10 Signs Your School Needs More Efficient Bus Routing
published on January 31, 2014 by Sonia Mastros
bus routing software, bus routing, school bus routing software
Students, parents, teachers, and schools all rely on a smoothly operating bus system so as to spend less time worrying about getting to school and back and more time focusing on bettering their lives. However, when a bus route is inefficient, it costs both students their precious time as well large amounts of a transportation director's money and funding. Here are ten signs that one of your bus routes is inefficient and some tricks to try help alleviate problems, deliver students on a better time schedule, and save interested parties valuable money on gas, maintenance, and bus driver wages.
#1 The Non-Loop
The ideal pattern for transporting students is to have the buses leave the school or garage, cut out an arc of the school district, and then arrive at school as its final destination. If the bus finds itself back tracking or taking a wide variety of rights and lefts through a school district, this is a sign of routing inefficiency. A transportation manager can use GPS to determine the quickest routes. All pick up stops should then be put on that determined route that normally services middle school and elementary students over a mile, and high school students over 2 miles away.
#2 Respect the Weather, Respect Safety
During winter months in the Northern states or monsoon season in the South, weather can play a big role in buses being late. If buses are getting trapped in snow banks or children are being dropped off late due to the rain, then consider taking a route that is better maintained. A good GPS system designed for bus routing can help determine which roads are well-plowed with good rain run-off control as well as alternate routes to children's homes if a usual route becomes slow or impassible.
#3 Running More Buses Than Necessary
All buses should be at the very least 75% filled to capacity, or else it is costing the transportation manager money in gas. Consider using smaller buses or vans for less crowded routes, or combining two non-crowded routes.
#4 Students Late Getting Off The Bus
While many school districts allow a bus drivers to call in to excuse students, that really should only be used in case of emergencies. If school children show up late due to the bus more than once or twice a month, consider giving the driver more time to complete their route by starting their run earlier.
#5 More Than 2 Hours of Transit Time
While some areas pull students from rural areas and require long transits, these are the exceptions. Students need to get home to be able to do their school work and eventually sleep to rest up for the next day. If they arrive home two hours late, and have to be at the bus 2 hours early, this is highly inefficient and eats into the student's life and compromises their academic performance.
#6 Wide Transportation Windows
There are a lot of factors that affect the road and traffic conditions. Sometimes students can show up a full twenty minutes early. However if a superintendent finds that buses have over a 20 minute window when they arrive at school, this could be due to route planning inefficiencies such as left turns during rush hour, or accessing highways when they tend to jam up. Routing supervisors can tighten this up by using GPS that tracks traffic patterns.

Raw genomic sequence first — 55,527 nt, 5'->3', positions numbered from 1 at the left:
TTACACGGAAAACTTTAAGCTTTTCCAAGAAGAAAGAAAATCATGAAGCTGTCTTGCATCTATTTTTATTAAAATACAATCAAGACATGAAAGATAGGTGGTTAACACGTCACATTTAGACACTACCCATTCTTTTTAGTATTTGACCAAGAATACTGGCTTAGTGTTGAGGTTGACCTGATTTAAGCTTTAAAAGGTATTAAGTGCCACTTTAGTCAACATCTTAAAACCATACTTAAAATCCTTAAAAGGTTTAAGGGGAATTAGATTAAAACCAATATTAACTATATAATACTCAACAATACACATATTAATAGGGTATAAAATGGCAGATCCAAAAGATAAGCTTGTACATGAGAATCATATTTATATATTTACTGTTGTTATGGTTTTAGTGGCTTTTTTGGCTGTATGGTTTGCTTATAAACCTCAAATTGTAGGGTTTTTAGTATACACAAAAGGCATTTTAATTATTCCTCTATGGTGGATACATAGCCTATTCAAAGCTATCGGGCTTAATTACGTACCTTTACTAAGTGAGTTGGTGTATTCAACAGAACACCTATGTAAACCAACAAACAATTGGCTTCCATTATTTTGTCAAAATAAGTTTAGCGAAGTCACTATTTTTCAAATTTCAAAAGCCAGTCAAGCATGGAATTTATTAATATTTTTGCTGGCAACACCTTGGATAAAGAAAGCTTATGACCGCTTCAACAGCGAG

#7 Overcrowded Routes.
While there is technically no law in most states about how many students can sit in one seat, if there are on average three students per seat, and especially if kids are standing in the rows, this is an overcrowded bus route. If the bus route is already drawn efficiently consider having a second bus trail behind too balance the loads. When there is an average of two students per seat, that is the sign of an efficient bus route at capacity.
#8 Bus Drivers Not Adhering to Driving Laws
While many GPS tools allow transportation managers and business owners to watch over their drivers, it is important to take frequent conflicts with the law such as not slowing down at railroad crossings or speeding as a sign that maybe the driver is on a route that doesn't allow them to make it to school on time. Consider sending them out twenty minutes earlier and see if the driver doesn't approach their route safer. If they still drive in that irresponsible manner, consider replacing the driver with a more responsible one and see if the rules aren't adhered to.
#9 Avoiding Unpredictable Roads and Constructions Zones
Avoid areas where roads cross railroad tracks as that can delay a bus route by up to twenty minutes if a long freight train should pass through. Likewise it is wise for transportation directors to use their routing software to schedule routes around road construction or roads prone to flooding during certain seasons.
#10 Entrance or Exit Congestion
Even when buses are arriving early enough to give students plenty of time to get to class, if there isn't an easy way for them to dock and leave, this can lead to major traffic hold-ups. This is especially true when parents use the bus zone and refuse to leave. Consider setting up two zones for arriving and leaving buses. Another common technique is to put an employee on traffic duty to stop the flow of car traffic to allow a few buses at a time to slip out safely.